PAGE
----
The COVID 19 pandemic has caused major disruptions to all parts of everyday life and education has been especially impacted. Now with most schools and colleges moving to online classes it has meant that many disadvantaged students are missing out on their education.
Having access to a computer or laptop is essential. And the worrying thing is that many students with issues around homelessness or poverty are falling behind academically because of having limited or no access to computers.
This technology gap is known as the digital divide and is an issue causing major concern among educators and disadvantaged students alike. To help bridge this gap, Stanford students have set up a new non-profit organisation called Bridging Tech.
The initiative was started by two Stanford students Isabel Wang and Margot Bellon back in April 2020. They have already assembled a workforce of hundreds of volunteers and have partnered with many commercial organisations who have donated hundreds of computers to students residing in homeless shelters.
Originally dealing with students in the local Bay Area, the charity has expanded and is now operating in numerous states across the USA.
According to non-profit founders Isabel Wang and Margot Bellon, the digital divide is an issue affecting around 11 million children across the USA. Without access to computers, it means that these children cannot go to school at all and so are being seriously held back in their grades.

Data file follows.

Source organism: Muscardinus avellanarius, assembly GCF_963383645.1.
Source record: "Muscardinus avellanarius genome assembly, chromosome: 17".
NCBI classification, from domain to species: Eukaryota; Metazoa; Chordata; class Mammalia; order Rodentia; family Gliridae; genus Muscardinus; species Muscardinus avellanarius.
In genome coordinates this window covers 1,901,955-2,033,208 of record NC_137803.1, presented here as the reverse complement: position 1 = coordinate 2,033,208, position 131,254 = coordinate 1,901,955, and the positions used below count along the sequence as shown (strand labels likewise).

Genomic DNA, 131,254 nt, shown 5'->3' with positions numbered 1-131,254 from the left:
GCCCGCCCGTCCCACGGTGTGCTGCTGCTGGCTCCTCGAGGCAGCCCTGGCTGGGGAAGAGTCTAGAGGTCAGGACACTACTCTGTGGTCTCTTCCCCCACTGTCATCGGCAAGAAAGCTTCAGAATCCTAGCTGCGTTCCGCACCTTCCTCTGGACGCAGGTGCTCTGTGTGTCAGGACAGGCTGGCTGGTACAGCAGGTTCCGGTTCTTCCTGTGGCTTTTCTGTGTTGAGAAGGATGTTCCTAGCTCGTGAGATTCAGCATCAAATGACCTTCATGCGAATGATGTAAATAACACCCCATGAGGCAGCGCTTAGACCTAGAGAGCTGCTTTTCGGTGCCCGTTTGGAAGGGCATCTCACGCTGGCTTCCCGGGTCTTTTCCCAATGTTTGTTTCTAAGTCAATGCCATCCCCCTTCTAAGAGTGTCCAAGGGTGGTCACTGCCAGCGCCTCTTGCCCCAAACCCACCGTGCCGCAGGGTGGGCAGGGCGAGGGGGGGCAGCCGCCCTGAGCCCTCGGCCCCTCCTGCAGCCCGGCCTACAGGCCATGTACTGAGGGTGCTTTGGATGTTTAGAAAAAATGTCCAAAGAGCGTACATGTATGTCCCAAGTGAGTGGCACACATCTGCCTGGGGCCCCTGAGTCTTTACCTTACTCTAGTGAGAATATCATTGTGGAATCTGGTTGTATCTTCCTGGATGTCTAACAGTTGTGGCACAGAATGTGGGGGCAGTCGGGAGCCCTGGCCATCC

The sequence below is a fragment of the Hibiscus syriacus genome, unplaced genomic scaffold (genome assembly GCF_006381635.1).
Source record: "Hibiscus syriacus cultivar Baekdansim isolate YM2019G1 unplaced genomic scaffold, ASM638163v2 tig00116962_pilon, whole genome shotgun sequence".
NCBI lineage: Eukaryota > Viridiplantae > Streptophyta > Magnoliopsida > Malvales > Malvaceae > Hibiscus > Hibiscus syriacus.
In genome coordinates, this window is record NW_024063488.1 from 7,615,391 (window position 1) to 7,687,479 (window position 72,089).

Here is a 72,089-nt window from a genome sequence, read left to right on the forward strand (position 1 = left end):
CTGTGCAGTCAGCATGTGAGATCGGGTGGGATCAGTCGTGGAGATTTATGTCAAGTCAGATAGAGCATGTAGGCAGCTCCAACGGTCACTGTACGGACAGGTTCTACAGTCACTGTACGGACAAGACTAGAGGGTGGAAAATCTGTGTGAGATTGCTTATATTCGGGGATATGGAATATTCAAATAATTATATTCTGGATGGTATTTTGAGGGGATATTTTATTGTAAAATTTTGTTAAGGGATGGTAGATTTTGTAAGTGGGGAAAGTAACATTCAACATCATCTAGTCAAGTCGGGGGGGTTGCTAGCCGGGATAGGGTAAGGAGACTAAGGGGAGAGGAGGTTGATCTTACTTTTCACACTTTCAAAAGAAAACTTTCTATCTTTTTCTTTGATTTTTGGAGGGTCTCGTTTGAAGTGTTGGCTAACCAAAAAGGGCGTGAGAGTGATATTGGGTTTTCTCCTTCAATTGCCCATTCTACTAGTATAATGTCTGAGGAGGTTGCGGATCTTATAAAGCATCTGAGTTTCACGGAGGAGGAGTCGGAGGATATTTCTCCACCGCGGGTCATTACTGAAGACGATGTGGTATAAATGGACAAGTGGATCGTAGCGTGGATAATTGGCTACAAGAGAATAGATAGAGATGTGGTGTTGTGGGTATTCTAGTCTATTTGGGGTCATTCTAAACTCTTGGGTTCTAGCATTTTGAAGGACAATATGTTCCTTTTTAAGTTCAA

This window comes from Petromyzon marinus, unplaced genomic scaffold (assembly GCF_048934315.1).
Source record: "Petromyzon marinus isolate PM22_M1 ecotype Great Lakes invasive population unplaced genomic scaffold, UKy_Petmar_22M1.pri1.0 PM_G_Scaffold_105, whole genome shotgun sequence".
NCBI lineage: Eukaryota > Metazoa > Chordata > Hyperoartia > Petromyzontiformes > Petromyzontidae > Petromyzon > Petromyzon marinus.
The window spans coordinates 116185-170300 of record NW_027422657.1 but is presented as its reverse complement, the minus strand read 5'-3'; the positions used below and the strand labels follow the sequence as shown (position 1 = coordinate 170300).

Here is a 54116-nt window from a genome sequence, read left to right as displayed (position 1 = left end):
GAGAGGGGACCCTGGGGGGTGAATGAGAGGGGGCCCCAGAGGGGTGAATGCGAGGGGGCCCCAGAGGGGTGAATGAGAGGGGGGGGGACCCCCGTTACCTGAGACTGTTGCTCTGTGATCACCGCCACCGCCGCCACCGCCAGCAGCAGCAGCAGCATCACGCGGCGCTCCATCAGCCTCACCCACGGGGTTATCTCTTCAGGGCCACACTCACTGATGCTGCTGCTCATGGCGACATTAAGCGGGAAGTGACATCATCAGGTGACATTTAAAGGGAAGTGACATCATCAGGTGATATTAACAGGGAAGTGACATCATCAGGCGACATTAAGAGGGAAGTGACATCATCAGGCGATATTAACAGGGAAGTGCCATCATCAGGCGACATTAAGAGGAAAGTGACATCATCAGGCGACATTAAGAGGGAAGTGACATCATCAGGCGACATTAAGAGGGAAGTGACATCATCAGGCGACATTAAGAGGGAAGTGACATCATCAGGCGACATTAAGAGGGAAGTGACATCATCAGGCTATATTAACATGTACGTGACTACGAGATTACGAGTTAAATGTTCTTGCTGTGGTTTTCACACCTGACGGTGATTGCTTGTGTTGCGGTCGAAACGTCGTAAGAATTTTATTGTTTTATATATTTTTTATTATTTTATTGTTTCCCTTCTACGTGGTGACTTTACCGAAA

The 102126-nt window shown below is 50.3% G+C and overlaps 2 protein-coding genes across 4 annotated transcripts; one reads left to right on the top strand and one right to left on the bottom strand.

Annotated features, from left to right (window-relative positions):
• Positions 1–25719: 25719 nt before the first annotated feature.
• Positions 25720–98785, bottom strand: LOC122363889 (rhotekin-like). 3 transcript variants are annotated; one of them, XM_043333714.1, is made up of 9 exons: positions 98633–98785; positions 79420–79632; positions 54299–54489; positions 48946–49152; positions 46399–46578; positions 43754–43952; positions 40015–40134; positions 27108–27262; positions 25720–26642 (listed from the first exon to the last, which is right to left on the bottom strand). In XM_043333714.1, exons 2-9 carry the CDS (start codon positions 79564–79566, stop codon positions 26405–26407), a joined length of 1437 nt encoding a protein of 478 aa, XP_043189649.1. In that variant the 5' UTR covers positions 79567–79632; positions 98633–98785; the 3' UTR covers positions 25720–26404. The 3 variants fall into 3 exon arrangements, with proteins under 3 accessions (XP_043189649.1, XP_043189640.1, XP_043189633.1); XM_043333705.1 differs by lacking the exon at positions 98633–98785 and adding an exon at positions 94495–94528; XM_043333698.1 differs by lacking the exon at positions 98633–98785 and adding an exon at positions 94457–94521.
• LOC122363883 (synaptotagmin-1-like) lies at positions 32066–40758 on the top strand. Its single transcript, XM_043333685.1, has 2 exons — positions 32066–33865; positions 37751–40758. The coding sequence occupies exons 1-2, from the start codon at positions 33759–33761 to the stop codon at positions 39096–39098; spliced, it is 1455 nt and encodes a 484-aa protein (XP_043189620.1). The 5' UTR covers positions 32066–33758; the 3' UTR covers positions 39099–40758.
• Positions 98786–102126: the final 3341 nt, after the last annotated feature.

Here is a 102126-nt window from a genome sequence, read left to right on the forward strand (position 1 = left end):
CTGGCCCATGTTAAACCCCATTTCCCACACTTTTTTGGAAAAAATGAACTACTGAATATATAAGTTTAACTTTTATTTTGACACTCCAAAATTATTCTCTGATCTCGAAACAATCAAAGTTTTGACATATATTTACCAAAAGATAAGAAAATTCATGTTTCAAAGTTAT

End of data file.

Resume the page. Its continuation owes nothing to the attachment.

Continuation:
Bridging Tech is a growing operation that has required a huge effort from volunteers. The laptops first need to be collected from donors and then need to be wiped and updated by the volunteers. The laptops are then delivered to homeless shelters where they are given to the students who get to keep them permanently.
So far Bridging Tech has mainly focused on students in urban areas, but the non profit hopes to expand into rural areas whose needs may be greater. As Bellon points out,
“Students in cities tend to have more access to Wi-Fi and public libraries with computers in general, so we want to bridge this gap for students in more remote areas,”
Social inequality throughout the USA is at crisis level and with the pandemic now disproportionately hitting disadvantaged students the hardest, it means that this group has an even harder struggle to get out of poverty. Many students will have their life chances ruined because of their inability to access online education from their schools and colleges.
Stanford University has been extremely supportive of Bridging Tech. As Bellon says,
“One of the first things we did when founding this was reach out to alumni through the Stanford Alumni Mentoring Network. These alumni were some of our first supporters and mentors, and account for a large percentage of Bridging Tech’s donations.”
Bridging Tech is now trying to widen their support and gather new partnerships.
So anyone who wants to get involved either as a volunteer, donate a laptop or make a monetary donation should visit the website.
This fantastic cause is already making a difference to thousands of children’s lives but they cannot do it without your support.